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The notion of personalized skincare is appealing to consumers who also value individualized exercise programs and diet plans. Market research shows that 42 percent of women surveyed had asked for customized or personalized recommendations in the retail setting, while 23 percent had filled out an online questionnaire. In addition, 78 percent of those surveyed would be interested in purchasing products from a brand that specialized in personalized skincare. (The Benchmarking Company, 2019) Global personalized skincare sales were valued at $17.2 billion in 2021 and are estimated to climb to $38.9 billion by 2030 (, 2022). This niche category of skincare products helps fill the void for those who are not connected to a skincare professional and are looking for OTC solutions for cosmetic concerns.

Intuitively, consumers understand that everyone’s skin is different. Options to purchase a personalized serum, moisturizer, or even an entire regimen are now more readily available than ever. Cosmetic companies collect information using queries, questionnaires, online consultations, at-home devices, DNA analysis, and even artificial intelligence to provide personalized products. Accordingly, it is not surprising that there is an increase in R&D monies dedicated to developing more advanced strategies for providing personalized skincare.

Approaches to Personalized Skincare

The simplest type of personalized skincare is the “base plus additive” approach. This approach was popularized by Clinique in 2018 when they launched Clinique iD. This easy-to-use personalized skincare line offers consumers four bases, including moisturizing lotion, oil control, hydrating jelly, and BB gel. The additives, which are color coded, include formulations designed to address pores and texture, skin irritation, fatigue, uneven skin tone, and fine lines and wrinkles. The additives fit into the base cartridge and together deliver a customized formulation to address these common skin concerns. Similarly, Custom D.O.S.E by SkinCeuticals offers two bases, an oil-free serum and light lotion, that can be combined with eight different additives called booster blends. The additives include two exfoliant blends, four skin lightening blends, and two dermal enhancers. Based on answers to a series of questions, a patented algorithm selects the best combination of boosters. Ingredients such as retinol, proxylane, niacinamide, kojic acid, tranexamic acid, licorice root, mulberry extract, hepes, and hydroxy acids are included in the boosters. Clinical testing on various combinations has been performed on more than 500 patients confirming benefits on fine lines and wrinkles, uneven skin tone, texture, and dark spot intensity. (Data on file, Skinceuticals) Custom D.O.S.E has gained traction in the office setting as dermatologists and other aesthetic providers look to provide their patients with individualized formulations.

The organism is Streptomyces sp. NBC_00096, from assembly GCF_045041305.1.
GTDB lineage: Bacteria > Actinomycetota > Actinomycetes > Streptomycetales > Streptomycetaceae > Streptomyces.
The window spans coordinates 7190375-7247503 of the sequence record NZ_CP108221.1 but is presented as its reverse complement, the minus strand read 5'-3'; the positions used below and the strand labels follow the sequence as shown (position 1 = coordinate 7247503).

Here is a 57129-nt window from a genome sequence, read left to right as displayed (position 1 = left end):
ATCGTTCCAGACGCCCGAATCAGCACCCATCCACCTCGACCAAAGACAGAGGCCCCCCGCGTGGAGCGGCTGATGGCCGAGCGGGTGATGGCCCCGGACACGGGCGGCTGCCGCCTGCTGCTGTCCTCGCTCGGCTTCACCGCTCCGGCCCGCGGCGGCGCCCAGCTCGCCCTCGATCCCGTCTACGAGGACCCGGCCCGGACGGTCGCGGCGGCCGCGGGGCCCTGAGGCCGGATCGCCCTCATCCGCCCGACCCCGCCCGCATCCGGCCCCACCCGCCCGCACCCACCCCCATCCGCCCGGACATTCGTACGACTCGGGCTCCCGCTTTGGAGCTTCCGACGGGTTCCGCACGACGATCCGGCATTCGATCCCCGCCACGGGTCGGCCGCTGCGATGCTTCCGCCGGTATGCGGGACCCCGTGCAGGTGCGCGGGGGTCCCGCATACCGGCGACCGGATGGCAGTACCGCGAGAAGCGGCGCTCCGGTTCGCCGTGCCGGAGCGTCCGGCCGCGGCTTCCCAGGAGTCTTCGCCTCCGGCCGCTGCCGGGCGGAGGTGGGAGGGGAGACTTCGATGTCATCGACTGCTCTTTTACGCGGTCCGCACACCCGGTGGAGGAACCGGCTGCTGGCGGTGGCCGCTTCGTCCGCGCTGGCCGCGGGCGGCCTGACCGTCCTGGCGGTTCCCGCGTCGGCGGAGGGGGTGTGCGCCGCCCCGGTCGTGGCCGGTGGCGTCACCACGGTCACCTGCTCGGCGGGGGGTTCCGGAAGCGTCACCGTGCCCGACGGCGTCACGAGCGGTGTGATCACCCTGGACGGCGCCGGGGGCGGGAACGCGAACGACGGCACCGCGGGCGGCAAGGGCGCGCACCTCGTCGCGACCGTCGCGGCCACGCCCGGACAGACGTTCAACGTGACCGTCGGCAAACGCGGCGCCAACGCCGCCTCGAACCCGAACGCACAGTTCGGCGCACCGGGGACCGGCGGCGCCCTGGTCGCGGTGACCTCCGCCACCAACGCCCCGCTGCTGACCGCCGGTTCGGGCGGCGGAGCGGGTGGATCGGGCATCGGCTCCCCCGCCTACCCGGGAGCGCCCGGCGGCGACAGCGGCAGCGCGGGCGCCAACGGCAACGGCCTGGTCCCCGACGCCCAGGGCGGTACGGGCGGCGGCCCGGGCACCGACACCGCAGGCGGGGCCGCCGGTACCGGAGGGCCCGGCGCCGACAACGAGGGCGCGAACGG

There is a plethora of internet based personalized skincare options. The majority of these utilize a questionnaire approach for skin assessment and select from a complement of pre-packaged products. Alternatively, personal data collected by questionnaire can be used to create a personalized skincare formulation. Proven Skincare has taken the personalized skincare category by storm, having grown their business from $100,000 in launch year 2019 to $10 million in 2020 and $24 million 2021. Their unique approach utilizes a proprietary database called the Skin Genome Project, which they claim is the largest beauty database in existence. It was created using customer reviews and scientific studies on the efficacy of more than 20,000 skincare ingredients. Each customer receives a simple three-piece regimen that includes a cleanser, day moisturizer, and night cream. All products are individually formulated based on data collected from a three-minute questionnaire. Ingredients are selected based on skin type, skin concerns, sensitivity, age, climate, time of year, and other data points using their AI. There are no surprises when taking the quiz as the ingredients selected using the database are all too familiar to us as dermatologists. But the fact that the Skin Genome Project received the 2018 MIT Artificial Intelligence Award no doubt lends credibility to their approach. It would be interesting to know how many, if any, of their individually formulated products have been clinically tested to confirm efficacy.

Meeting Consumer Demand

In conclusion, this emerging and fast-growing segment of the skincare market is driven by evolving technology and consumer demand. Dermatologists should keep informed on the latest approaches to personalized skincare so they can advise patients on best practices in this category.

Drs. Farris and Lain are co-founders of the Science of Skincare Summit, to be held October 28-30 in Austin, TX. For information:

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